The NYC Unity Works program and the Ali Forney Center will roll out a job and education program for homeless and runaway LGBTQ youth starting on October 18.
This program, led by the NYC Unity Project, a city-based LGBTQ youth workforce initiative, is intended to serve as an employment pipeline for queer and trans people experiencing or at risk of homelessness. The program is being lifted back up after it was paused due to budget cuts, and the city plans to provide 90 young adults from the ages of 16 to 24 with paid internships, job readiness training, and other critical services, in the hopes of building long-term career opportunities to end the homelessness crisis. As of March of this year, approximately 90 percent of LGBTQ youth served by the Ali Forney center had lost their jobs, while 65 percent lost the education structure that was installed pre-pandemic.
For up to three years, participants will have access to LGBTQ-affirming job developers, case navigators, and support to earn a High School Equivalency (HSE) diploma and develop connections for a college degree. The program will also support LGBTQ individuals in securing food, clothing, and updating their ID documents. This initiative is backed by Mayor Bill de Blasio’s Department of Youth and Community Development, NYC Center for Youth Employment, and the Mayor’s Fund to Advance New York City.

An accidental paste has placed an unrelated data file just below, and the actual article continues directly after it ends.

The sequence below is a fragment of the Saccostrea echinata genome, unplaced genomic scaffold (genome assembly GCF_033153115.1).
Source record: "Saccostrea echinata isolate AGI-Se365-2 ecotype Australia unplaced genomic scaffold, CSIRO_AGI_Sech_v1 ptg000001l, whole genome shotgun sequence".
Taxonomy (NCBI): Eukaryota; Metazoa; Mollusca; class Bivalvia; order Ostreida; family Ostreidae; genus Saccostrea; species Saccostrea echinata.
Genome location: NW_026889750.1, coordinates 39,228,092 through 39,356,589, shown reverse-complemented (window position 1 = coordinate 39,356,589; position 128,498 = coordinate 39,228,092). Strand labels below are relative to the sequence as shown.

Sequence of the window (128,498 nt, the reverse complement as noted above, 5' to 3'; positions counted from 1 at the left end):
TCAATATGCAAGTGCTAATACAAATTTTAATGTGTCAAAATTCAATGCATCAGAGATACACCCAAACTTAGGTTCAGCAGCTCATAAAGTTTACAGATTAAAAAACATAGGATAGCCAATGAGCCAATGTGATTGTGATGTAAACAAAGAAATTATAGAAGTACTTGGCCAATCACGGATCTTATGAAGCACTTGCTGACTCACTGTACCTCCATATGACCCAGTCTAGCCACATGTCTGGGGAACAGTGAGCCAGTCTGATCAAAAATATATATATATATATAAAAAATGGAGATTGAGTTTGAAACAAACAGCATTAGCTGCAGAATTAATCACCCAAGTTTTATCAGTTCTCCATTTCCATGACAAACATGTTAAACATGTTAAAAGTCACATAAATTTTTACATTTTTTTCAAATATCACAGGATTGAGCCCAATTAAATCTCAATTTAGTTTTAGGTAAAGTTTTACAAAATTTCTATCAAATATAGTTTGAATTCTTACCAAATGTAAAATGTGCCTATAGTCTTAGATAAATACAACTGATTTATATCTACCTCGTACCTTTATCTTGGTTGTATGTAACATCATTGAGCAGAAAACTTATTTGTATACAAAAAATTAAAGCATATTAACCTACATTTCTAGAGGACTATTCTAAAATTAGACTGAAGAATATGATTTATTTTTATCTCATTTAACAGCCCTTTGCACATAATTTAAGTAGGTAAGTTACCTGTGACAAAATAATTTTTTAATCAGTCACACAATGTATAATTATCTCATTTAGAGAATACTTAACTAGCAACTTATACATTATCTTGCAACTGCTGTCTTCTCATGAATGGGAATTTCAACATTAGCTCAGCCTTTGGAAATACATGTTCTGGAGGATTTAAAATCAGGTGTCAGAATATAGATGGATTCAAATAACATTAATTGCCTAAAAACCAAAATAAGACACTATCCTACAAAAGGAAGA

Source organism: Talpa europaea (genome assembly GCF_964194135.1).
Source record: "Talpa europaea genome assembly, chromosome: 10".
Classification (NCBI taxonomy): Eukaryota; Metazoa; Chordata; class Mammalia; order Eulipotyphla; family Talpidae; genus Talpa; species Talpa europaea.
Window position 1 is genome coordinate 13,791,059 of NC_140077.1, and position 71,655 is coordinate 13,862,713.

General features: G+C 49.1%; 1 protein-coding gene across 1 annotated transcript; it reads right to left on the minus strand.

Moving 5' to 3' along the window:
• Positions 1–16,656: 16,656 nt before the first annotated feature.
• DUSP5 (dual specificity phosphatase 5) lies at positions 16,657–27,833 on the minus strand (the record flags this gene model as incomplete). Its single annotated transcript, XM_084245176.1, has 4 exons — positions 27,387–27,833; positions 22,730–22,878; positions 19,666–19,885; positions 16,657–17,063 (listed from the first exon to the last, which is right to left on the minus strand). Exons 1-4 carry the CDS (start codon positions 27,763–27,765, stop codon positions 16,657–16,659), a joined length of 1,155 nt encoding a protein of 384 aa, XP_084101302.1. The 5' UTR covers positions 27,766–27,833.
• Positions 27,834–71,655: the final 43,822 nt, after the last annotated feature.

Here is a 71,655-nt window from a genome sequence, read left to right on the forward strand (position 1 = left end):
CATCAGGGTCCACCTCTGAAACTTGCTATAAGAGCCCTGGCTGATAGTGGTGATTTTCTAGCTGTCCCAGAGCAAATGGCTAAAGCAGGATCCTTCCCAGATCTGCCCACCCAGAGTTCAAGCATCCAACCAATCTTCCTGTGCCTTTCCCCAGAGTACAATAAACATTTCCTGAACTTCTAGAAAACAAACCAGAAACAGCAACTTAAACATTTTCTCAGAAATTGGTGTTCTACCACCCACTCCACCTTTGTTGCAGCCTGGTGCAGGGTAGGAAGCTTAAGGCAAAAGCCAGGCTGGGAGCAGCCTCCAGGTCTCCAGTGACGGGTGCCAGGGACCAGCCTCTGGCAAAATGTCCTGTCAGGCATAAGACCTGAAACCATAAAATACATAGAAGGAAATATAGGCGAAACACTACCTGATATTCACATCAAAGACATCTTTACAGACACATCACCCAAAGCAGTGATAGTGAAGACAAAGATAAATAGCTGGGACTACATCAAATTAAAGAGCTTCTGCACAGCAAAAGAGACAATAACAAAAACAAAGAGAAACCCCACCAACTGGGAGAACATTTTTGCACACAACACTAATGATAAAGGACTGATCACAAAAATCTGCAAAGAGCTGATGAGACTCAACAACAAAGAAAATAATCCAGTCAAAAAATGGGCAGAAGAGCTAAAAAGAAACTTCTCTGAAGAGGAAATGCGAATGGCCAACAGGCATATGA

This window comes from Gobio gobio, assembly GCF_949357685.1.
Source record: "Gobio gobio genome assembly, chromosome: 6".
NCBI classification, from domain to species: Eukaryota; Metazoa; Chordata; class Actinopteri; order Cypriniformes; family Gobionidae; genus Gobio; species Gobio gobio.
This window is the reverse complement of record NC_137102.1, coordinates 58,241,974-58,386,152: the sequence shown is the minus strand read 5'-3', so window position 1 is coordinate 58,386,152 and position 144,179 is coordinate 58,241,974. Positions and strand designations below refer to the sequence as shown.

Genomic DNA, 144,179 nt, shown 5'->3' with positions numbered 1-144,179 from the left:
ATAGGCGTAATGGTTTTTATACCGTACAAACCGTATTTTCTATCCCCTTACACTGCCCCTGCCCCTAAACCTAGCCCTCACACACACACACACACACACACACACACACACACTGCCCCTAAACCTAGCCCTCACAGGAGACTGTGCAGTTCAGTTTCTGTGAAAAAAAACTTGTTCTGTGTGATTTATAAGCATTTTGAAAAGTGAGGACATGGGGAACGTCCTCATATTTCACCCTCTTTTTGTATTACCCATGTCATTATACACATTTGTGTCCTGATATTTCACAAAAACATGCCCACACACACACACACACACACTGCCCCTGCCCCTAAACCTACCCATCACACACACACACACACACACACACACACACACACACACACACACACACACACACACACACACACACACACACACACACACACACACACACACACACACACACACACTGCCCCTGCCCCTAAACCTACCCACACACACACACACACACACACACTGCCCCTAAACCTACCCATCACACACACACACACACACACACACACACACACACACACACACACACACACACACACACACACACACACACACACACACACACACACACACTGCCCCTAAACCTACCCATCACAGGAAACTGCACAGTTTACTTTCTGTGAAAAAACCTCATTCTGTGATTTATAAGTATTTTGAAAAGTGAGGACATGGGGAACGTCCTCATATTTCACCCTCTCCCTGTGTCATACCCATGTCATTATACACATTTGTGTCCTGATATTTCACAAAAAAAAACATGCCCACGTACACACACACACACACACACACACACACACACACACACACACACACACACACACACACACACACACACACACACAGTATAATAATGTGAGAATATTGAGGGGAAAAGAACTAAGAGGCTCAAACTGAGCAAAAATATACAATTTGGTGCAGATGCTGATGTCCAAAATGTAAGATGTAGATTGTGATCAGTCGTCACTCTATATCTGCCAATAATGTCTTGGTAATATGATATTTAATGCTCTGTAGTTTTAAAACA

Phillip Thompson, deputy mayor for strategic policy initiatives, said he hopes the program can provide economic relief to homeless LGBTQ youth of color, who are hit hardest by the pandemic.
“Youth at the intersection of these experiences and identities have been particularly vulnerable to the social and economic impacts of COVID-19,” Thompson said in a written statement to Gay City News. “As the city’s recovery continues, we are committed to ensuring LGBTQI+ youth are well-positioned to take part in its success.”
The president and executive director of the Ali Forney Center, Alexander Roque, said the resources are needed to help keep LGBTQ youth off the streets.
“The launch of this vital program signals the constantly growing commitment by our city to ensure our youths have the support and services they need to exit homelessness,” Roque said in a written statement. “Above all, it demonstrates that in spite of what their homophobic and transphobic families believe, that New York City cares about them and believes that they are worthy of equal access to educational and career pathways.”
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